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A Quick Recipe To A Simple Decentralized Application

By Sumi Maria Abraham, Research and Development Engineer Kerala Blockchain Academy.

Hoping you’re literate on how to write a smart contract in solidity and deploy it to a test network, lemme start guiding you to build a simple decentralized application or DApp around a smart contract. Let’s get started.

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Aim: Build an application which allows any Ethereum user to write a message and also see the previous value of the message.

If you are novice to the smart contract coding, refer our early blog on How To Interact With An Ethereum Smart Contract.

Here we will be building an interface for MyContract. Let’s see how.

Ingredients Needed:

Are you missing any of the above? Check out the corresponding references for installation guidelines.

Note: Some npm modules need to be compiled using c/cpp while installation. This may need python and make tools, python is available by default in Ubuntu 20, to install make tools execute the following:

sudo apt install build-essential

Initializing a truffle project

Truffle provides a framework for coding, compiling, deploying, testing and interacting with a smart contract.

  1. Create a new folder MyDapp and change to it.
mkdir MyDapp && cd MyDapp

2. Initialize truffle.

truffle init

This command will create a folder structure.

3. Write the smart contract.

truffle create contract MyContract

You can use the same contract that we mastered in the previous blog.

Please turn on VSCode Solidity extension for syntax highlighting.

4. Compile the smart contract.

truffle compile

Once the compilation is successful, the compilation outputs will be available under the build/contracts folder.

Smart Contract Deployment using Truffle

Our smart contract is now ready to be deployed. The deployment settings are specified in the truffle-config.js file. Default settings for various deployment options are already defined in this file.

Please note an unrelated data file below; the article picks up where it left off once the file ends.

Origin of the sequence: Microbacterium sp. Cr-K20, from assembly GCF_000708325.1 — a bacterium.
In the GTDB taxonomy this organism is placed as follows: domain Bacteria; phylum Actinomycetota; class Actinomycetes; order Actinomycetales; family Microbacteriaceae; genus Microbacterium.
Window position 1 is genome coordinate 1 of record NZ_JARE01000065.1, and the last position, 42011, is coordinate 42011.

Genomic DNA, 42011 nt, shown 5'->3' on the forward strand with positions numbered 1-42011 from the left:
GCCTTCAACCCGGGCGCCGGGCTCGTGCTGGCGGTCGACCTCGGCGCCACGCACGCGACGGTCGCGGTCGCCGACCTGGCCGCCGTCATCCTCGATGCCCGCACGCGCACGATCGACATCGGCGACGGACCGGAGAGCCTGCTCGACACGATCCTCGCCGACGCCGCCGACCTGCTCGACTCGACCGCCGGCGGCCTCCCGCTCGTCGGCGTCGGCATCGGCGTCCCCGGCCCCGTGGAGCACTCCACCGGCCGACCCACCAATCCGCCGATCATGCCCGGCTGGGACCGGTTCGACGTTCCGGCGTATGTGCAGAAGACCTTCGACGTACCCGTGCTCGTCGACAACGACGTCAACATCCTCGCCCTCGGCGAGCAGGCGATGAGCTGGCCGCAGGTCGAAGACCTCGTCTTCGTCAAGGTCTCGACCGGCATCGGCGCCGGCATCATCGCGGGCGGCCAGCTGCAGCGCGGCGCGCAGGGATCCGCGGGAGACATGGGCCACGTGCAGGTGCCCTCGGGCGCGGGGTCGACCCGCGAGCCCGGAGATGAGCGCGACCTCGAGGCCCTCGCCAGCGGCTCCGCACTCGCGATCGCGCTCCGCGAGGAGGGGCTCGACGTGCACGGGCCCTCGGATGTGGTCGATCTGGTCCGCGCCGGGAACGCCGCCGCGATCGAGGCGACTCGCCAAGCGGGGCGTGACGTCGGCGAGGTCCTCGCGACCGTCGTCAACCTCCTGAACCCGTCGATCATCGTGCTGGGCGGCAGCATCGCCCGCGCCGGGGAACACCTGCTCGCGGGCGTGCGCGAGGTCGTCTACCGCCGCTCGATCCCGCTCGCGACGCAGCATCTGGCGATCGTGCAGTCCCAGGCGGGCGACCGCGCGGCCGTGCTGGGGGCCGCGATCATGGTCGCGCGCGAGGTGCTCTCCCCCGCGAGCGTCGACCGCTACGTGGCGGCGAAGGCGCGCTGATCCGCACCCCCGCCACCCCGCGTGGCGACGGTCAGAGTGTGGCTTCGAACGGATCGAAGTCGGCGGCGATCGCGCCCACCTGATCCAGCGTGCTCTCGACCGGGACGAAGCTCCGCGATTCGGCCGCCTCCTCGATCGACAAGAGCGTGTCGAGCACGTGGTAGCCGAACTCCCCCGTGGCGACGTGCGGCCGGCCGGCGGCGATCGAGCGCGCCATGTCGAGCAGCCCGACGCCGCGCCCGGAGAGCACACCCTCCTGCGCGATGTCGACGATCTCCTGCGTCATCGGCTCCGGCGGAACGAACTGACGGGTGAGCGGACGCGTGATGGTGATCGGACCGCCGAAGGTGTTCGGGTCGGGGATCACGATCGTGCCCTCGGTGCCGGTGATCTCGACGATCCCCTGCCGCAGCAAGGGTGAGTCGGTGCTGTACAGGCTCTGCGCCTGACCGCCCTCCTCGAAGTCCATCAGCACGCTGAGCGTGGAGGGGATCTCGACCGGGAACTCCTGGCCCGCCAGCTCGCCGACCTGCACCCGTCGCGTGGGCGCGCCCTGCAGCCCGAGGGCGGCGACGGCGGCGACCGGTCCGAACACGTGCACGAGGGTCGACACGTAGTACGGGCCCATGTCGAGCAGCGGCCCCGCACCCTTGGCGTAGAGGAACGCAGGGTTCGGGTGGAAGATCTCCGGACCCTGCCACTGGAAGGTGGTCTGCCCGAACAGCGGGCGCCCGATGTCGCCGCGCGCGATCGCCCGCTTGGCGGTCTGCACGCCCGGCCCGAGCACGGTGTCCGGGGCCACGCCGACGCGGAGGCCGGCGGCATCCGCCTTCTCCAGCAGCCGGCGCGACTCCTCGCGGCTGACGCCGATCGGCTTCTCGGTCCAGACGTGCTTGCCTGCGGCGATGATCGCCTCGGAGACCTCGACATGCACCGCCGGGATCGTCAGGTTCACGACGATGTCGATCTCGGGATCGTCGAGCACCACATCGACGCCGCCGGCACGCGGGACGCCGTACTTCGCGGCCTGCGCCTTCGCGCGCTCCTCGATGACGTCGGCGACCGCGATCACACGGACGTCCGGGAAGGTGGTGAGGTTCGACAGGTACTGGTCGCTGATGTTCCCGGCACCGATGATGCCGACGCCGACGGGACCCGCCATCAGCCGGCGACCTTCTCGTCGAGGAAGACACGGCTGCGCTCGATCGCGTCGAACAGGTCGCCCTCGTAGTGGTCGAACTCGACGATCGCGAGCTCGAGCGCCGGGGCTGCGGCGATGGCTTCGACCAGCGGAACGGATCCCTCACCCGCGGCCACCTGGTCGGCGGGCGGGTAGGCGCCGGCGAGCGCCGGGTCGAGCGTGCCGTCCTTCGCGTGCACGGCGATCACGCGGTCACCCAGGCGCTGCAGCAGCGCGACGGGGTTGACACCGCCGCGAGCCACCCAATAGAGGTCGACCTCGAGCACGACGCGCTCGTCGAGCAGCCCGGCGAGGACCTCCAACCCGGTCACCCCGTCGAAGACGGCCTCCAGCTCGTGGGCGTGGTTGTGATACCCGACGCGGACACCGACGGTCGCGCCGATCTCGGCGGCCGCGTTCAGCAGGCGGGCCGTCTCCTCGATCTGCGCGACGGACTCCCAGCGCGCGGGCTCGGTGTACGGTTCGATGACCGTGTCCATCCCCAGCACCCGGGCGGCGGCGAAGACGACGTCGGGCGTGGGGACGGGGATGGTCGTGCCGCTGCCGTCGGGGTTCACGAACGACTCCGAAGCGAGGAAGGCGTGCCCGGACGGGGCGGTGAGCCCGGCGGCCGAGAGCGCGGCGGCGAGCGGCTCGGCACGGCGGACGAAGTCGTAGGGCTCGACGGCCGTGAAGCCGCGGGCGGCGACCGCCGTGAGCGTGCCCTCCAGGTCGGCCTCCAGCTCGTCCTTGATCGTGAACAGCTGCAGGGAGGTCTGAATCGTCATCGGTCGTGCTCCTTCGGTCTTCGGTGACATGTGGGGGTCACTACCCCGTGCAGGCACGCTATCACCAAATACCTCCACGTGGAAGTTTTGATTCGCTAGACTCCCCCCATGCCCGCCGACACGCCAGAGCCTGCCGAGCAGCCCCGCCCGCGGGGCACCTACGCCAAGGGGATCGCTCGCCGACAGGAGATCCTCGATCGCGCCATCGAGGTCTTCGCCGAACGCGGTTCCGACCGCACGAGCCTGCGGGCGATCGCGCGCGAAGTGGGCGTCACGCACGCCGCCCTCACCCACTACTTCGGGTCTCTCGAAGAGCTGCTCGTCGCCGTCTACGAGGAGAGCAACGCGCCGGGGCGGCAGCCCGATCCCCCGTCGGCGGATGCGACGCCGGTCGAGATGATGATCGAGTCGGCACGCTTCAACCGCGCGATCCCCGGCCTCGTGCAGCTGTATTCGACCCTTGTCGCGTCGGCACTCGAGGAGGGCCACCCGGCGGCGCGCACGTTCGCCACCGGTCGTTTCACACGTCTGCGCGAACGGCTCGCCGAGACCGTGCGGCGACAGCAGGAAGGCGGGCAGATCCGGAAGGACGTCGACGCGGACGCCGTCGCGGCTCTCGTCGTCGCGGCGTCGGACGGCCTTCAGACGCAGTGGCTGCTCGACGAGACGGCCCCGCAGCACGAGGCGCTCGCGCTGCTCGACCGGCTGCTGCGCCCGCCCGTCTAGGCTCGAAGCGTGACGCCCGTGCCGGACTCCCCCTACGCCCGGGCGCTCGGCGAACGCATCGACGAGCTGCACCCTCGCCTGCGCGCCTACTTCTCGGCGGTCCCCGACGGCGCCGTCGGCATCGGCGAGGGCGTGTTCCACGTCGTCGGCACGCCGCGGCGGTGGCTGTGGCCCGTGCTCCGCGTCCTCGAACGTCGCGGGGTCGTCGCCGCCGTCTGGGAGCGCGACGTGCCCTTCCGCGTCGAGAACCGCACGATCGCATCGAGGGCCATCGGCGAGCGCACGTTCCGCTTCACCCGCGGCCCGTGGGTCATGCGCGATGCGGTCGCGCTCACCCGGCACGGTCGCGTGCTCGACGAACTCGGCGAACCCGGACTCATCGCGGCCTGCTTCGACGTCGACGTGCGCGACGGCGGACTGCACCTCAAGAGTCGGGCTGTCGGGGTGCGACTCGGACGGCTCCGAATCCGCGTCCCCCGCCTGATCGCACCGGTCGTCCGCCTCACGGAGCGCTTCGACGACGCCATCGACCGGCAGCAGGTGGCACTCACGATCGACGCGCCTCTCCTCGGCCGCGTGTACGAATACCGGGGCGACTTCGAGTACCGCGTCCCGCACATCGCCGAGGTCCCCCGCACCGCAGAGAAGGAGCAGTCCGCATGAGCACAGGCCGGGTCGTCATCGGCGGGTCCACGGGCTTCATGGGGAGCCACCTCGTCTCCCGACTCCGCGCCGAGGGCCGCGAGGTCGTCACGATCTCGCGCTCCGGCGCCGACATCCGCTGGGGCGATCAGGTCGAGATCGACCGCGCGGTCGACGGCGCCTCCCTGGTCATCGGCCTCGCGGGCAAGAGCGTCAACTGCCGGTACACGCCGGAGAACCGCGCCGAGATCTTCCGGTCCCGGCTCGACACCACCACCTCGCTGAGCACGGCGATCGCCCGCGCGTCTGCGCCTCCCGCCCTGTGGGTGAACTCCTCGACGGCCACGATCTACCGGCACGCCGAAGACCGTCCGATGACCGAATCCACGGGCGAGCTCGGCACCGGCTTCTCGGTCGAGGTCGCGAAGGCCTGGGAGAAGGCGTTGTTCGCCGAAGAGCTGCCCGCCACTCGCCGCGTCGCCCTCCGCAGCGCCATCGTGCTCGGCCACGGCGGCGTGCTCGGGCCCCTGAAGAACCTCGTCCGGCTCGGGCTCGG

We will see how to deploy our smart contract to the Goerli testnet.

To deploy our contract, we need to connect to a full node of the particular blockchain network (Goerli). For this, we are seeking the help of Infura service. Create a new project and choose Web3 API. If you do not have an account, go to this link and do the sign up.

Note the API key, an alphanumeric number which allows you access to the APIs.

We need an HDWalletProvider for interacting with the MetaMask. Update the truffle-config.js with the below code:

const HDWalletProvider = require(‘@truffle/hdwallet-provider’);const mnemonic = “xxxx xxxx xxxx xxxx xxxx xxxx xxxx xxxx xxxx xxxx xxxx xxxx"; //replace with your secret phase copied from MetaMask

The mnemonic phrase will be accessible from the security/privacy section under MetaMask settings.

Now let us configure the test network. Include the below code under the network in the truffle-config file. Don’t forget to edit the project-id.

testnet: {provider: () => new HDWalletProvider(mnemonic, ``),
network_id: 5, // Goerli's id
gas: 5500000,
confirmations: 2, // no of confirmations to wait between deployments.
timeoutBlocks: 200, // no of blocks before a deployment times out (minimum/default: 50)skipDryRun: true // Skip dry run before migrations? (default: false for public nets )},

Now install the hdwallet-provider dependency.

npm i @truffle/hdwallet-provider

Let us deploy our smart contract in the test network.

truffle migrate --network testnet

Make sure that your MetaMask wallet is open, connected to the test network and has sufficient ether balance.

You will receive the transaction details in the terminal if the deployment is successful.

Confirm the transaction by checking etherscan.

Integrating UI

Let’s try to include a minimal simple user interface to learn how to interact with the smart contract.

The UI code is available at this link.